Watchdog Group Says Baptist Pastor’s Pulpit Endorsement Violates Federal Tax Law
Americans United for Separation of Church and State today filed a complaint with the Internal Revenue Service about a Rapid City, S.D., church whose pastor endorsed a gubernatorial candidate during a church service.
The Rev. H. Wayne Williams, pastor of Liberty Baptist Tabernacle, endorsed state Sen. Gordon Howie, who was seeking the Republican nomination for governor. Williams’ May 16 endorsement from the pulpit was reported in a press release by the Howie campaign and in the Rapid City Journal.
“This church is tax exempt and may not intervene in elections,” said the Rev. Barry W. Lynn, executive director of Americans United. “
In a letter to the IRS today, Lynn outlined the case against Liberty Baptist. He noted that Howie’s campaign issued a press release on May 18 trumpeting the endorsement. In that press release, Williams stated, “I have no fear of the I.R.S.”
The Williams endorsement was also reported by the Journal on May 23.
In addition, an Americans United staff member called Williams to discuss the matter on June 8. During that conversation, Williams confirmed his in-church endorsement and asserted that his church is not accountable to the IRS.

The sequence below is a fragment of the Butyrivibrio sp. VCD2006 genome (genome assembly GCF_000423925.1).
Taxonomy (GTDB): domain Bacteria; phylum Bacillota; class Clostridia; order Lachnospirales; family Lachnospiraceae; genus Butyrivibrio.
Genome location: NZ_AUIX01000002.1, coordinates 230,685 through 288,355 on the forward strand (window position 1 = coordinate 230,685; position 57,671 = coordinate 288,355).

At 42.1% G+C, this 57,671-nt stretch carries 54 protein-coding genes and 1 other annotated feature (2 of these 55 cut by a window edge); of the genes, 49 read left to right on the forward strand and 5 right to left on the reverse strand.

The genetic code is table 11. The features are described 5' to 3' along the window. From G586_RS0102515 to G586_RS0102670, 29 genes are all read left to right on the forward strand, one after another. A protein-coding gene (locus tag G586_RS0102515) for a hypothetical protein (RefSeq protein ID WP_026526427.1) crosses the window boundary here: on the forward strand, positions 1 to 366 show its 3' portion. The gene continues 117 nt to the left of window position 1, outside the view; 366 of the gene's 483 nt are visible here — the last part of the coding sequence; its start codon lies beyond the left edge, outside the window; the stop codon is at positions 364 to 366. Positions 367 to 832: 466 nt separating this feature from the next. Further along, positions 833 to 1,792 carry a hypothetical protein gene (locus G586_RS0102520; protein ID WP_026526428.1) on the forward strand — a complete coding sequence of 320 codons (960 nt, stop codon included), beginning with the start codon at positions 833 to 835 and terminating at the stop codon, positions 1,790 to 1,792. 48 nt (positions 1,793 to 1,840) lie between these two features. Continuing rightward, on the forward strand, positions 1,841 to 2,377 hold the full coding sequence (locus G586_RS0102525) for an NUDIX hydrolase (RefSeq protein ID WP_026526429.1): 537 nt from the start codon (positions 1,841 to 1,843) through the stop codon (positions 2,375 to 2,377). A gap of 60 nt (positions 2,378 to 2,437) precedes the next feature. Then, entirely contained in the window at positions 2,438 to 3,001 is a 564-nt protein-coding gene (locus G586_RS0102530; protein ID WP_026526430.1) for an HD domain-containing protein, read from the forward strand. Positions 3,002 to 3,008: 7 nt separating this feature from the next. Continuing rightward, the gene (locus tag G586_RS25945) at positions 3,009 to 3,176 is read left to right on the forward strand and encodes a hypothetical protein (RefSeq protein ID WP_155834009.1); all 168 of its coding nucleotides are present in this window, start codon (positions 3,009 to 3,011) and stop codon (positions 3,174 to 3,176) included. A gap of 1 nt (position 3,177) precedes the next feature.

Lynn said such flagrant disobedience of the law should not be ignored.
“Pastor Williams is thumbing his nose at the Internal Revenue Service,” said Lynn. “The facts are not in dispute, and the IRS should take action.”
Americans United runs a special program called Project Fair Play. The project aims to educate clergy and citizens about the requirements of federal law and the ban on politicking by tax-exempt entities.
As part of the project, Americans United files complaints to the IRS about houses of worship and religious non-profits that flout the law.
Americans United is a religious liberty watchdog group based in Washington, D.C. Founded in 1947, the organization educates Americans about the importance of church-state separation in safeguarding religious freedom.